The Sacred Well

The Sacred Well In the ancient village of Scotlandwell in Portmoak parish, there lies a sacred and holy well, its waters as clear and sparkling...


The Sacred Well

In the ancient village of Scotlandwell in Portmoak parish, there lies a sacred and holy well, its waters as clear and sparkling today as they have been for thousands of years.


My maternal family were born and bred in this little village, in the house of Spionkop, across from the well. Here I used to run and play, and the well was a part of my childhood.

As children, we weren’t aware of the special history of the well, only that we had fun there, but even as children we knew there was something magical about the area, a shimmering energy.

It was our paddling pool, our obstacle course, we would wash away the grime from our faces, and drink from the water on hot summer days. The spring water was always clear and refreshingly welcome as we played our games and ‘cast’ our wishes by throwing our pennies ‘doon the well’.

Gran told me her story of when as a child, one of her duties was to fetch the water from the well..the source of water before our modern-day plumbing. The auld communal washroom still stands next to the well, and the drying green is now a playpark. My mother remembers the women gathering here on ‘wash day’, the children playing around their feet, and the drying green full of newly-laundered clothes.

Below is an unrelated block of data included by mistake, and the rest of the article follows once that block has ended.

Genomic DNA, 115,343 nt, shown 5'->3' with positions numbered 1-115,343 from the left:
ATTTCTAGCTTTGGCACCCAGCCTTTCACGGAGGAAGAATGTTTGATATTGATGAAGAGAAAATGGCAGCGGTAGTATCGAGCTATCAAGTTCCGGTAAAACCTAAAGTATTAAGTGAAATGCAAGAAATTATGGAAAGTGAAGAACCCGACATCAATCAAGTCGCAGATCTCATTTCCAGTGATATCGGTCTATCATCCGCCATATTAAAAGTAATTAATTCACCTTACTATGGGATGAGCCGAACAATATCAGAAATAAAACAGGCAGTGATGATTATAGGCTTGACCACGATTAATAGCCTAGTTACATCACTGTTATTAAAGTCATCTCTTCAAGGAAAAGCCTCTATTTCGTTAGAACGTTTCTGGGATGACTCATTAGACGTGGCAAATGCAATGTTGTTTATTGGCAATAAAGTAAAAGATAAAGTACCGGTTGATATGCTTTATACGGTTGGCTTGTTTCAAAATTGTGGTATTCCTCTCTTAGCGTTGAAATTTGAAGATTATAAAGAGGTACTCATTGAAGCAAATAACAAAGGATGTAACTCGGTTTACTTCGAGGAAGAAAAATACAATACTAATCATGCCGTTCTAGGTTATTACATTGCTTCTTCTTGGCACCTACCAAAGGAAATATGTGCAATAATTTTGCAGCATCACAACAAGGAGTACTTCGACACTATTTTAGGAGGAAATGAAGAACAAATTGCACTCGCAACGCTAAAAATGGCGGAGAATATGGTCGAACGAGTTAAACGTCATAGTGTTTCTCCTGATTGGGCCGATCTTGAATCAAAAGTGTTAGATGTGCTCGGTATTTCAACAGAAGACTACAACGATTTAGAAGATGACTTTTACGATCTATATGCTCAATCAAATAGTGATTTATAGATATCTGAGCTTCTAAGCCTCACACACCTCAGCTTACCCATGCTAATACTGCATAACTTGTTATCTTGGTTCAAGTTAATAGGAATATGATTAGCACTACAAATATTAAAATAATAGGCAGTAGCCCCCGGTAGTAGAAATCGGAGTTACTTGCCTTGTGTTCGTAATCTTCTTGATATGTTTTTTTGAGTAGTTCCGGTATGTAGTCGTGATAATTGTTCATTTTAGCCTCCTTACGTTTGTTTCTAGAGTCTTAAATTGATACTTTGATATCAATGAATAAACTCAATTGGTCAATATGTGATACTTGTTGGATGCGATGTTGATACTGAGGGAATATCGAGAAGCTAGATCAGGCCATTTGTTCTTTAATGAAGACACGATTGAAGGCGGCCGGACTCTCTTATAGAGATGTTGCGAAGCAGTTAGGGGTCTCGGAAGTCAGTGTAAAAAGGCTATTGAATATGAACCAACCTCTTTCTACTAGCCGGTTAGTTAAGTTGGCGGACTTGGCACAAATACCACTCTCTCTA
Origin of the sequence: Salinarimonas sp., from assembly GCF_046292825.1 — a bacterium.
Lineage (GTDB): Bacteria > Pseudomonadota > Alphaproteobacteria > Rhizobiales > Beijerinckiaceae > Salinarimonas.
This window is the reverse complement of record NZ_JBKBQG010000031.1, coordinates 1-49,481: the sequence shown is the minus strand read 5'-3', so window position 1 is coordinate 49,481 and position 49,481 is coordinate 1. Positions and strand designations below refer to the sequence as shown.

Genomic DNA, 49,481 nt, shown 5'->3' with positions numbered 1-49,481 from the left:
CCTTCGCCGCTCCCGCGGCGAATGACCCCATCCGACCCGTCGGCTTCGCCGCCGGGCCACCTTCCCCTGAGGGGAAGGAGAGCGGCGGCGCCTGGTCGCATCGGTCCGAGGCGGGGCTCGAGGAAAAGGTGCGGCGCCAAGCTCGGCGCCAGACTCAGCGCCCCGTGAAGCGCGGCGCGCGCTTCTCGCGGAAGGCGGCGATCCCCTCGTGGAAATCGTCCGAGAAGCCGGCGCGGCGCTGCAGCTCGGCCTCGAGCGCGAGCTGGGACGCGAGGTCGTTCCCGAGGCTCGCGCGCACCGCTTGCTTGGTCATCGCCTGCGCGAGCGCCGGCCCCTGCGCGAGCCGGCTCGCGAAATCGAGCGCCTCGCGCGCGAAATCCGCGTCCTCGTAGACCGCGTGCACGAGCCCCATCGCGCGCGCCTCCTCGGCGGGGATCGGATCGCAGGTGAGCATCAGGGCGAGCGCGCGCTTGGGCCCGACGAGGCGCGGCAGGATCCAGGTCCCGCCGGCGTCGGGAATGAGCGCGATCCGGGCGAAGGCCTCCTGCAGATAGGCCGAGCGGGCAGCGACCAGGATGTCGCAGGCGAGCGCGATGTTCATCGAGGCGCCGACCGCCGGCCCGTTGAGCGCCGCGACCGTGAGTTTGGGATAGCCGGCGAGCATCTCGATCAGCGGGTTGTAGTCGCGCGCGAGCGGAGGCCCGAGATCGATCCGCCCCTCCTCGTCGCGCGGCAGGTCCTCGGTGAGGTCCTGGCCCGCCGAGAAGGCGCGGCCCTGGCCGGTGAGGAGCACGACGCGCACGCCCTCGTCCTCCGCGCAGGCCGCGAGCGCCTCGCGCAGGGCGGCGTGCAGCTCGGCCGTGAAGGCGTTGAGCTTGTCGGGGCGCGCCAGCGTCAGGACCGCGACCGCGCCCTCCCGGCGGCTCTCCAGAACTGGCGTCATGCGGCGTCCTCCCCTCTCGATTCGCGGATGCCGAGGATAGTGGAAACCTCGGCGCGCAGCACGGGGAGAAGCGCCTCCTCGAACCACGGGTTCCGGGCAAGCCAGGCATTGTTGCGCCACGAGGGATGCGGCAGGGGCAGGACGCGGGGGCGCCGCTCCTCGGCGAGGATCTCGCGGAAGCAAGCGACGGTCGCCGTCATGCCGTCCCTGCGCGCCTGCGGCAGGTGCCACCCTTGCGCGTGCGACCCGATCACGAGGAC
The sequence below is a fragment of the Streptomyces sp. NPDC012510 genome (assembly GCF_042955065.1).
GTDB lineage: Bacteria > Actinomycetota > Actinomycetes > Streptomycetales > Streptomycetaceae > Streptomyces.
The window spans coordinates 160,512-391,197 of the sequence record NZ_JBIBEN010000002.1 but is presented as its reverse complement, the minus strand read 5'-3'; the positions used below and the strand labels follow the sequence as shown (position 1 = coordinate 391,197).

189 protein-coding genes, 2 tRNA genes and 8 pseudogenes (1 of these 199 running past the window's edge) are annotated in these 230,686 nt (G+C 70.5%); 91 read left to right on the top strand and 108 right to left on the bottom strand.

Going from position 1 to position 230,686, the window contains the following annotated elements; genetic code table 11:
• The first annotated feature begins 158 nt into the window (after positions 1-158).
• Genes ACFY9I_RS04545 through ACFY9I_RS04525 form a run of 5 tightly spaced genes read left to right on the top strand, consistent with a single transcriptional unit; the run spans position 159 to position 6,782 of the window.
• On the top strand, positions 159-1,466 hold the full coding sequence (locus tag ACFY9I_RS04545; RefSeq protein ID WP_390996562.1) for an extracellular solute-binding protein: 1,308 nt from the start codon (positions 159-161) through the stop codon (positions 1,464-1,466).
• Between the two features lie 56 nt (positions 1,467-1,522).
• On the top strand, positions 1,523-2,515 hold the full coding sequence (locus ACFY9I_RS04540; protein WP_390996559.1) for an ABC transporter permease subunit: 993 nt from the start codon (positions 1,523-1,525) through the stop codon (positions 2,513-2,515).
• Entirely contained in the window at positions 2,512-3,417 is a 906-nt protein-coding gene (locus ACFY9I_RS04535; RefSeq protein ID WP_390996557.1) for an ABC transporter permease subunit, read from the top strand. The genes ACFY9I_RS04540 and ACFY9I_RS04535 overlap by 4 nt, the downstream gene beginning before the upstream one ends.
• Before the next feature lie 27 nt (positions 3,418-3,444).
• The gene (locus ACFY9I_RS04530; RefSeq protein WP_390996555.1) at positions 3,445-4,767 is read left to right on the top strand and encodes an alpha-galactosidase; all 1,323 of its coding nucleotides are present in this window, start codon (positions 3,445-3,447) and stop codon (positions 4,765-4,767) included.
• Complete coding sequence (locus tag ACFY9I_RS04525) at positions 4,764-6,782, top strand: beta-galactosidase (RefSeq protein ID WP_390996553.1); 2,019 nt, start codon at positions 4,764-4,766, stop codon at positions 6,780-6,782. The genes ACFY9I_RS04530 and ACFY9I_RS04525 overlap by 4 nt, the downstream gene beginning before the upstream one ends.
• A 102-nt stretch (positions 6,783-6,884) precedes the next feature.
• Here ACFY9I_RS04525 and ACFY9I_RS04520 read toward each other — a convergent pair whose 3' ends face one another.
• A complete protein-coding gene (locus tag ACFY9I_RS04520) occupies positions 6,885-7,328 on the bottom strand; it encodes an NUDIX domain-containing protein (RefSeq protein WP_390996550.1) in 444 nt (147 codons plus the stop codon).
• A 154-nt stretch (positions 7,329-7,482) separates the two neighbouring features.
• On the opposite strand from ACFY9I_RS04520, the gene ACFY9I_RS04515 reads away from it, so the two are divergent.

Little did we know, when we were playing our childhood games around this ancient site, that we were treading in the very same footsteps as our Pagan ancestors, our holy Culdees, the Romans, the Red Friars, and our King Robert the Bruce, along with countless other told and untold stories interwoven into the history of this sacred spring.


Water is known as the elixir of life, the wonderful, life-giving emergence of spring water, a symbol of purification and life. Water is essential to our life, sustaining growth and fulfilling various needs, creating within us an intuitive reverence and we weave our stories and beliefs in honour of this most welcome gift, our rituals becoming entwined around such a powerful force.

Ceremonies honouring these magical springs were brought to life in the fertile imagination of our ancestors and they believed them to be the dwelling places of the gods, providing a gateway between the natural world and the supernatural, the Portals or Thin Places..where dwelt faeries, nature spirits and water sprites..all were woven into the folklore of these sacred sites.

A Goddess or female guardian, would preside over the protection of the well, water being considered a feminine element, an energy connected to the flow of the life-giving waters..the Pagans (country dwellers), honouring the feminine as well as the masculine within their society.

People visited the wells, believing them to possess magical, spiritual properties, offering the seeker the powers of healing and divination. The believer would drink and bathe in the water, absorbing the healing qualities through the presence of its guardian spirit or Christian saint.

Often a Wise Woman of the village was chosen to administer the waters to those who sought help. In the ceremonies and rituals she represented the ‘human form’ of the Guardian presiding over the well.